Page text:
The bathroom is commonly listed as the most hazardous area in the house for elderly individuals. Numerous slips and falls occur in the washroom, creating a challenging (and sometimes embarrassing) situation for families. Because so many falls occur in the bathroom, we strongly advise our clients and their caretakers to conduct a thorough safety inspection. With a new set of eyes and a few easy adjustments, the bathroom can be made safe and comfortable for everyone.
Making Showers Senior Friendly
Shower safety is very important for everyone, especially seniors. The elderly tend to fall more often due to weak bones and muscles. Here are a few things that you can do to make your senior shower safer and more convenient
Install solid grasp bars in the shower as well as on the walls surrounding the shower. These grab bars should be secured to the shower wall so that they can sustain the entire weight of an adult. Some portable safety handles employ incredibly powerful suction cups that are simple to attach and remove. These are great for a quick solution if you don't have power tools available.
A shower chair is a safe solution that may be readily positioned in areas where balance is difficult.
Most medical alert buttons are waterproof enough to be worn in the shower. The shower is the leading cause of falls in the bathroom, so ensure that you always have yours on you.
Flexible handheld shower wands with an on/off switch may be more user-friendly than conventional shower heads. These are particularly beneficial when paired with shower seats.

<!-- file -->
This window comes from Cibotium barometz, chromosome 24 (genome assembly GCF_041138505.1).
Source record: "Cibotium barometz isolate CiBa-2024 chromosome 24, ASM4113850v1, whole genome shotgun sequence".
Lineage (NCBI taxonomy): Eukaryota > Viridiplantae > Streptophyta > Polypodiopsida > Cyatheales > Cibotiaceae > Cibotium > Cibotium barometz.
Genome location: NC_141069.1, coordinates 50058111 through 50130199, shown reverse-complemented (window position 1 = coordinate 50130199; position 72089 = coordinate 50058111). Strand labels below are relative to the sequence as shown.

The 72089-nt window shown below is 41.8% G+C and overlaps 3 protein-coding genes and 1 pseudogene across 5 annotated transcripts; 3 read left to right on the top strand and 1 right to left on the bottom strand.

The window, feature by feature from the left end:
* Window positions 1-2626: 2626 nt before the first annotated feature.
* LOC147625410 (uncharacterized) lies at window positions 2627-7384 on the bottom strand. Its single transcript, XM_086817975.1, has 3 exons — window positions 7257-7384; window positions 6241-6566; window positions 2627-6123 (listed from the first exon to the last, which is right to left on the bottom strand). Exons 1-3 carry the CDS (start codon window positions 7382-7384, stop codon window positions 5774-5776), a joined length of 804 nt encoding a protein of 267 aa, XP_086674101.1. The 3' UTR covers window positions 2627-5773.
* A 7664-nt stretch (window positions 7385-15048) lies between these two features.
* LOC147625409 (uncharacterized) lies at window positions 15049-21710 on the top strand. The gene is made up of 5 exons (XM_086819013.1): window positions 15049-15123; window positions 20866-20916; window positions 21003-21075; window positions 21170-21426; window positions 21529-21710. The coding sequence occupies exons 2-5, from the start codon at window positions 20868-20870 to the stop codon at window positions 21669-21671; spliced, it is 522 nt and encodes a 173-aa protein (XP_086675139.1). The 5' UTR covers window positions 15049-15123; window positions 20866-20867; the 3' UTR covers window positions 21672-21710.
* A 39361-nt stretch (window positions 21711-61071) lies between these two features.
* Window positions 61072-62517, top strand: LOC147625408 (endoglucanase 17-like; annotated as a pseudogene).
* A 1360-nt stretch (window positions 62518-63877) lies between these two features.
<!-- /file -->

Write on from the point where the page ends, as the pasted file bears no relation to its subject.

Making Bathroom Floors Senior Friendly
Consider placing slip-resistant tape or mats on the floor of a shower or bathtub.
Be certain that bath mats are non-slip and do not present a risk of tripping.
Tips for Making Bathroom Breaks Safer
Toilets can be changed with taller, ADA-compliant raised-height ones to reduce the risk of a severe fall. On existing toilets, higher seats can also be fitted.
Standard toilets have a bowl height of approximately 15 inches, although numerous manufacturers have created models with a bowl height 1.5 inches taller. Because they are higher, these commodes reduce the strain that sitting down and getting back up can put on the body.
It is prudent to keep an extra medical alert button near the toilet so that they may seek help immediately.
Hot Water Safety Tips for Senior
Some faucet handles are difficult to grasp and turn with arthritic hands. These should be replaced with ADA-compliant faucets that are more user-friendly for elderly.
This sort of faucet includes an adjustable hot limit safety stop to prevent scorching.
This simple and inexpensive modification will make washing for older parents and grandparents more pleasant, and it's also a perfect excuse to spruce up the appearance of your bathroom.
Organizing Bathrooms For Seniors
Consider accessible storage. Keep bathing and grooming equipment out of the way and out of the way of wheelchairs to prevent tripping and falls and to keep wheelchairs clear. Accessibility and functionality are vital when designing bathroom storage alternatives for convenience.
Large-capacity vanities with a tiny footprint can conceal hair dryers, towels, bath products, and cleaning materials, providing an uncluttered appearance that makes a room appear larger.
The top of the toilet tank is prime bathroom real estate, either on top of the tank itself or with a tiny wall-mounted cabinet.
Make it visually appealing. High-gloss paints and tiles can create an uncomfortable glare, thus matte finishes should be utilized to improve visibility. Choosing contrasting wall and floor colors or patterns is another excellent technique to boost visual sense of space and make older individuals feel more secure as they walk about the area.
These are just some of the many safety tips to keep your seniors bathroom safe.